Miller­chip pow­ers up for new challenge after off­stage ‘re­boot’

The Sunday Telegraph (Sydney) - - INSIDER - SHIRLEY VALEN­TINE, EN­SEM­BLE THEATRE, MAY 3 — JUNE 9. BOOK: 9929 0644 JO LITSON ARTS WRITER [email protected]­POND.COM

FIVE or so years ago, Mark Kil­murry, artis­tic di­rec­tor of the En­sem­ble Theatre, asked Sharon Miller­chip if she would star in Willy Rus­sell’s muchloved comic mono­logue Shirley Valen­tine. She told him she had de­cided to step away from per­form­ing.

Un­de­terred, he ap­proached her the next year and got the same an­swer. Rather than of­fer the role to some­one else, he de­cided to wait. Each year he came back to her, un­til fi­nally Miller­chip said yes.

“It’s in­cred­i­ble. I was so flat­tered that he’s got that much con­fi­dence in me,” says Miller­chip.

Shirley Valen­tine premiered in 1986 and was im­me­di­ately em­braced by au­di­ences. In 1989, Pauline Collins im­mor­talised the role on screen. Shirley is an un­ful­filled, mid­dle-aged, work­ing-class Liver­pudlian house­wife who feels that life has passed her by.

So, when a friend in­vites her on an all-ex­penses-paid hol­i­day to Greece, she ac­cepts. Leav­ing a note for her emo­tion­ally dis­tant hus­band, she sets out on an ad­ven­ture that will change her life.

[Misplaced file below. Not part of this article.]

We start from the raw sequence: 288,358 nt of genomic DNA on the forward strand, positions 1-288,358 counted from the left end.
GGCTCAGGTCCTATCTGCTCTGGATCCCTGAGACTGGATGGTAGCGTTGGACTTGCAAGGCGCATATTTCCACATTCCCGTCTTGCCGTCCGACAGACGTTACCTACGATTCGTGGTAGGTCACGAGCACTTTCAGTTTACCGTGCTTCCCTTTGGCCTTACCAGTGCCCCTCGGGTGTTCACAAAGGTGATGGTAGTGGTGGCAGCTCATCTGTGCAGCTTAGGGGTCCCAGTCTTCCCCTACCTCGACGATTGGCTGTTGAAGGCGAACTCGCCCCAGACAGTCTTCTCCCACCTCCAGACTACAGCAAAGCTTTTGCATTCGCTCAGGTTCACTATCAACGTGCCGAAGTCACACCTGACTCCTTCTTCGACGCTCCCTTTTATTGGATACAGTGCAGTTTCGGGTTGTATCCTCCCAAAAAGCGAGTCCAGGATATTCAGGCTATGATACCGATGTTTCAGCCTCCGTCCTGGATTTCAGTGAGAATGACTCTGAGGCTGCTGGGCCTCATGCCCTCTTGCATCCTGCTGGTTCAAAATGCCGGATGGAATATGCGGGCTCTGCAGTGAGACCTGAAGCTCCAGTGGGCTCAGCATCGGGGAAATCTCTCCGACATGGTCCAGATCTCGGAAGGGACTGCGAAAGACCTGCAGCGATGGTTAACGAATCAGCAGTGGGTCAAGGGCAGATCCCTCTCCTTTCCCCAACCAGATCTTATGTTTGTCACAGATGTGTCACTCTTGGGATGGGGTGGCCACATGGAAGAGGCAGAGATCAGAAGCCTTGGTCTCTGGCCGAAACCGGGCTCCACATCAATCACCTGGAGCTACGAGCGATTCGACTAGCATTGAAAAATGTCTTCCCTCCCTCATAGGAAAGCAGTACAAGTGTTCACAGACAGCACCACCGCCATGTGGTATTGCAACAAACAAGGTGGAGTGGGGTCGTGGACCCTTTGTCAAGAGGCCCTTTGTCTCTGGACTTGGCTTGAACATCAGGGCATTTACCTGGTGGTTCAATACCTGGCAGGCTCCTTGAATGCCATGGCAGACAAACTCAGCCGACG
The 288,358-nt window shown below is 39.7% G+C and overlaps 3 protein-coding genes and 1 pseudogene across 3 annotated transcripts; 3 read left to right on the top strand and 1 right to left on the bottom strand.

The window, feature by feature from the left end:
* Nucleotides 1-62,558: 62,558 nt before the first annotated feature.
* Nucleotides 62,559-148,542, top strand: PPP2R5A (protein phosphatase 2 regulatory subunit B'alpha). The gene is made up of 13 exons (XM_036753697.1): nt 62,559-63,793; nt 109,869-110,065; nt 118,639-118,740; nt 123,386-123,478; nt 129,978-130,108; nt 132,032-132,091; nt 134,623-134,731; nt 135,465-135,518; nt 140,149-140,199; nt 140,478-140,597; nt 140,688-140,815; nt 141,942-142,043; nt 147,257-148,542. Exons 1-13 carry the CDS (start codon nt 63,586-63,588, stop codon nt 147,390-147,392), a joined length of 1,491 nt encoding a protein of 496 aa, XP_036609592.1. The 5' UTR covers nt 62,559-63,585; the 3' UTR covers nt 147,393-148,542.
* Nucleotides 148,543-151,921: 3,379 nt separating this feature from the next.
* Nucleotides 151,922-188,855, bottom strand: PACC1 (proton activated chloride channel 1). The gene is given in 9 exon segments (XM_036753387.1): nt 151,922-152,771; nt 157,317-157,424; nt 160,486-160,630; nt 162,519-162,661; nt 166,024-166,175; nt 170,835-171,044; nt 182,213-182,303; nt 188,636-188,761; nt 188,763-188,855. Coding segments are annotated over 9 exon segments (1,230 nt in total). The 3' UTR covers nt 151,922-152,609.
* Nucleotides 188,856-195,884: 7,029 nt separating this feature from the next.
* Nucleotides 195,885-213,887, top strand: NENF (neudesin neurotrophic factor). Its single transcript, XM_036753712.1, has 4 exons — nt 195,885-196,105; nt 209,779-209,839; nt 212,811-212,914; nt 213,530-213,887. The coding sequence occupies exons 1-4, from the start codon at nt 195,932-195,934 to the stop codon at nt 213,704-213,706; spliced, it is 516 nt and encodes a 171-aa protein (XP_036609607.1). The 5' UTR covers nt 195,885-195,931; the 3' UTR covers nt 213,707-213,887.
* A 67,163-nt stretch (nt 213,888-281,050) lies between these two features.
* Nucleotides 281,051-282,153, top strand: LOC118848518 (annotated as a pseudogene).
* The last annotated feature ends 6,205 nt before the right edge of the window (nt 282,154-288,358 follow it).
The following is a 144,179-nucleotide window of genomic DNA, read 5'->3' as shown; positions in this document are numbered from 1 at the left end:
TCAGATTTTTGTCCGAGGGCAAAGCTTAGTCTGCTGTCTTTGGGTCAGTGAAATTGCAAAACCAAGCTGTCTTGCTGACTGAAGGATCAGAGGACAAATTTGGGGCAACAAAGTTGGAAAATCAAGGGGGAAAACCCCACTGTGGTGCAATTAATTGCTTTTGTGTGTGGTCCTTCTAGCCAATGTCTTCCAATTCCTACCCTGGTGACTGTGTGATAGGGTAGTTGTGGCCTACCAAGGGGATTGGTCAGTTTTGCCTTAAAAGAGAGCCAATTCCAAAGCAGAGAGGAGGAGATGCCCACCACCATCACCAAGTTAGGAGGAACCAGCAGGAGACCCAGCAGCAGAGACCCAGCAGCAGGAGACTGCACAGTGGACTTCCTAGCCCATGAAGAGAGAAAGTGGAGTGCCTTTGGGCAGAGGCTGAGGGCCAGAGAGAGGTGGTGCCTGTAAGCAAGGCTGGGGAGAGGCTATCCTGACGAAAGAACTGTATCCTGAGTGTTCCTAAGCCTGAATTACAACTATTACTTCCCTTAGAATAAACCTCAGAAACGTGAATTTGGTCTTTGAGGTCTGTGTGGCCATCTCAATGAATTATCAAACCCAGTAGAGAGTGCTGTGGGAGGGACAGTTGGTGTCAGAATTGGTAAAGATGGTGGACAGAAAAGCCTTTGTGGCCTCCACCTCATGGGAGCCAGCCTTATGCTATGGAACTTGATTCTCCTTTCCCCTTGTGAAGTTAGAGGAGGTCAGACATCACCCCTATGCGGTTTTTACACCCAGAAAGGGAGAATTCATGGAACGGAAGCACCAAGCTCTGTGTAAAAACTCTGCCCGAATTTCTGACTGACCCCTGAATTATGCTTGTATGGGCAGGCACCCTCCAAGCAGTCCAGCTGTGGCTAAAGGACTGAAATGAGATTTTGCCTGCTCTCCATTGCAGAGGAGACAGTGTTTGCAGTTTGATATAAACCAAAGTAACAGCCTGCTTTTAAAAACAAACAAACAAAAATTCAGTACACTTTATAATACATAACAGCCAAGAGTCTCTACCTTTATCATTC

The play will mark the first time Miller­chip has been on stage since 2013 when she starred in an­other solo piece for the En­sem­ble: Joanna Mur­ray Smith’s Bomb­shells.

Miller­chip’s nu­mer­ous stage cred­its in­clude Last Of The Red Hot Lovers also for the En­sem­ble, and mu­si­cals in­clud­ing The Phan­tom Of The Opera, Love Never Dies, and Chicago in which she has played both Roxie Hart and Velma Kelly.

But after more than 20 years on stage she de­cided she needed a break in or­der to “re­boot” and took on roles as chil­dren’s di­rec­tor and then res­i­dent di­rec­tor on Baz Luhrmann’s mu­si­cal Strictly Ball­room, fol­lowed by res­i­dent di­rec­tor on Disney’s Aladdin.

“It sounds cliched to say I’ve learned a lot but it’s been of great ben­e­fit to me to re­ally challenge my­self and to be given those sorts of op­por­tu­ni­ties. I’m re­ally ap­pre­cia­tive,” she says. “And now I’ve got a deeper well to draw on.”

When Miller­chip was first sent the script for Shirley Valen­tine, she read it three or four times. “And at sev­eral places in the script, I just burst into tears. I had these pangs of recog­ni­tion that I think any­body will get. I think that’s why (the play) does con­nect with peo­ple, that we all see our­selves in her,” she says.

“Any­body who has en­ter­tained the thought, ‘am I do­ing all that I could be do­ing with my life? Or am I spend­ing too much time in pur­suit of some­thing in­stead of be­ing ‘in’ my life?’ (will re­late to it),” says Miller­chip.

“All these ques­tions that we ask our­selves Shirley kind of tack­les. She doesn’t re­alise she’s be­ing philo­soph­i­cal, she just has these very hon­est ob­ser­va­tions and dis­cov­er­ies, and it’s so beau­ti­ful to watch her form these brave thoughts. I think that’s why we’re with her all the time.”

Sharon Miller­chip as Shirley Valen­tine.

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